(i) Capital market development.
(ii) Foreign institutional investors to be allowed to invest in Indian financial market.
(iii) Both CRR and SLR were reduced to increase the availability of funds to commercial banks to advance more credit.
(iv) Bank rate was reduced. It lowered the interest rate charged by the commercial bank thus encouraging credit.
(v) There was establishment of private. Sector banks in Indian as well as in foreign. This increases foreign investment limit in bank.
Tax Reforms are also known as fiscal policy reforms. Main tax reforms are : –
- Reduction in the rates of income tax and corporate tax, so that tax revenue can be reduced and people can be encouraged for better consumption.
- Indirect taxes were also reduced so that common national market of goods and services can be established.
- Tax structure and procedure to be simplified.
TRADE POLICY REFORM
Before 1991, India followed protectionist trade policy by quantitative restrictions and high tariff. This reduced efficiency and competitiveness. This reduced the growth of industries.
- To increase the international competitiveness of industrial producers and foreign investment and technology in the economy.
- to promote the efficiency of local industries and adoption of modern industries.
- Abolition of import licensing except in case of hazardous product.
- Removal of Quantitative restrictions on imports .
- Reduction in the tariff rates.
- Steps towards export promotion.
FOREIGN EXCHANGE REFORM
In 1991, as an immediate measure to reduce the balance of payment crises rupee was devalued against foreign currencies. This led to an inflow of foreign exchange.
Thus made Indian goods cheaper in the foreign market and increased the inflow of foreign exchange, after 1991.
- Approval was given for direct foreign investment upto 51% foreign equity.
(b) Automatic permission was given for foreign technology.
Privatisation is the transfer of function, activity and organization from the public to the private sector.
OBJECTIVE OF PRIVATISATION
- Improving the government financial position by raising funds from the sale of enterprises or their assets. Making the enterprises raise the internal resources and form capital markets.
- Improving the performance of enterprise through licensing efficiency, requiring enterprises to meet performance objective, relief from public sector financial constraints.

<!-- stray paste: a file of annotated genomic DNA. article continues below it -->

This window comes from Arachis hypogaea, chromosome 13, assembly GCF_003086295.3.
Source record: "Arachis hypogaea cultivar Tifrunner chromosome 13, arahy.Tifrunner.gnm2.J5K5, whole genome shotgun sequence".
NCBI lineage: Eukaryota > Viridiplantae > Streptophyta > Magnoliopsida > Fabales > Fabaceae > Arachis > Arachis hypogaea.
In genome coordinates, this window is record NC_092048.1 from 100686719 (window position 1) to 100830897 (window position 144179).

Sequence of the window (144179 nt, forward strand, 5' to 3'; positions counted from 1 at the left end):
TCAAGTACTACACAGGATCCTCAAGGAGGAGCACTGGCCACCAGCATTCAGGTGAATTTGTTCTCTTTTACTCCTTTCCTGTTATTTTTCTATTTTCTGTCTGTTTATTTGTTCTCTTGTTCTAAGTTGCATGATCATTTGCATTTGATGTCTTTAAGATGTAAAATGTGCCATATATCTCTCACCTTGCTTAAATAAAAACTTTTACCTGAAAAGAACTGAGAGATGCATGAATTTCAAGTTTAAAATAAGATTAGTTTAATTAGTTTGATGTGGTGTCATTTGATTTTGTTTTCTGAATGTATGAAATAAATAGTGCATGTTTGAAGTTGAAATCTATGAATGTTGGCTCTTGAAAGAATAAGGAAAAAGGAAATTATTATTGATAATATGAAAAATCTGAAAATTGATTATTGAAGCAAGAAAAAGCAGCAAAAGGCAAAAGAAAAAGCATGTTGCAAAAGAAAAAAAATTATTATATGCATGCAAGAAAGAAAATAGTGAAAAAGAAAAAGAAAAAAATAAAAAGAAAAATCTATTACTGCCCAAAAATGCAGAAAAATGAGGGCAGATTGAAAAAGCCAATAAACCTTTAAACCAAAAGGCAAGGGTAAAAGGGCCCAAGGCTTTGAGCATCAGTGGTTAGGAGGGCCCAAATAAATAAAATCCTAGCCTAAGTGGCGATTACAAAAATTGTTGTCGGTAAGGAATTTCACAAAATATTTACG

WHY PRIVATISATION IS REQUIRED?
- It will introduce efficiency and profitability in public sector undertaking.
- It will reduce budgetary deficit which results from loss making public sector undertaking.
- It will use modern technique of production.
- It will increase accountability and responsibility in PSU’s.
It means the sale of part of equities held by the government in any public sector undertaking to the private investor. Two main methods of disinvestment are : –
- Minority Sale:In thismethods, equity is offered to investors through domestic public
- Majority Sale:In this method, government offer sales above 51% in majority sales.
Selling off the part of the equity of PSU’s to the public for the privatization of public sector undertaking is known as disinvestment.
Globalisation is the outcome of liberalization and privatization. It is the outcome of the rest of various policies that are aimed at transforming the world towards greater interdependence and integration. Globalization attempts to establish limits in such a way that the happening in India can be influenced by events happenings miles away.
Causes of Globalisation
- Deregulation of money market.
- The major improvements in media, information technology and communication.
- Rapid growth of research and development.
- Removal of official banners on trade.
It implies obtaining goods and services by contact from an outside source with the growth of informational technology (IT), outsourcing has acquired an international dimension.